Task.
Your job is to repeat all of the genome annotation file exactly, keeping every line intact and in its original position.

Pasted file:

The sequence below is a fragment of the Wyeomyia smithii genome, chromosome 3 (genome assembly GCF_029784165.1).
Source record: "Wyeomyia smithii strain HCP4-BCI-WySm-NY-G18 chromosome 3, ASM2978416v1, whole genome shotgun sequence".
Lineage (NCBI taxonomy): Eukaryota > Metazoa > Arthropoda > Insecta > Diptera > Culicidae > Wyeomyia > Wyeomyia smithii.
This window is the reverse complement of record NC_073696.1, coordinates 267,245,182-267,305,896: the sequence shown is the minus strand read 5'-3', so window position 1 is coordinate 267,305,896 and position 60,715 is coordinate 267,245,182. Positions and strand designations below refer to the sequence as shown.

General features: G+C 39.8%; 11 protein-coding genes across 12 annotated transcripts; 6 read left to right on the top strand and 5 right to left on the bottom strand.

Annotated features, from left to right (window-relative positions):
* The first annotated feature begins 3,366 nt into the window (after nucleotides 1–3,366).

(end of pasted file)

The sequence below is a fragment of the Wyeomyia smithii genome, chromosome 3 (genome assembly GCF_029784165.1).
Source record: "Wyeomyia smithii strain HCP4-BCI-WySm-NY-G18 chromosome 3, ASM2978416v1, whole genome shotgun sequence".
Lineage (NCBI taxonomy): Eukaryota > Metazoa > Arthropoda > Insecta > Diptera > Culicidae > Wyeomyia > Wyeomyia smithii.
This window is the reverse complement of record NC_073696.1, coordinates 267,245,182-267,305,896: the sequence shown is the minus strand read 5'-3', so window position 1 is coordinate 267,305,896 and position 60,715 is coordinate 267,245,182. Positions and strand designations below refer to the sequence as shown.

General features: G+C 39.8%; 11 protein-coding genes across 12 annotated transcripts; 6 read left to right on the top strand and 5 right to left on the bottom strand.

Annotated features, from left to right (window-relative positions):
* The first annotated feature begins 3,366 nt into the window (after nucleotides 1–3,366).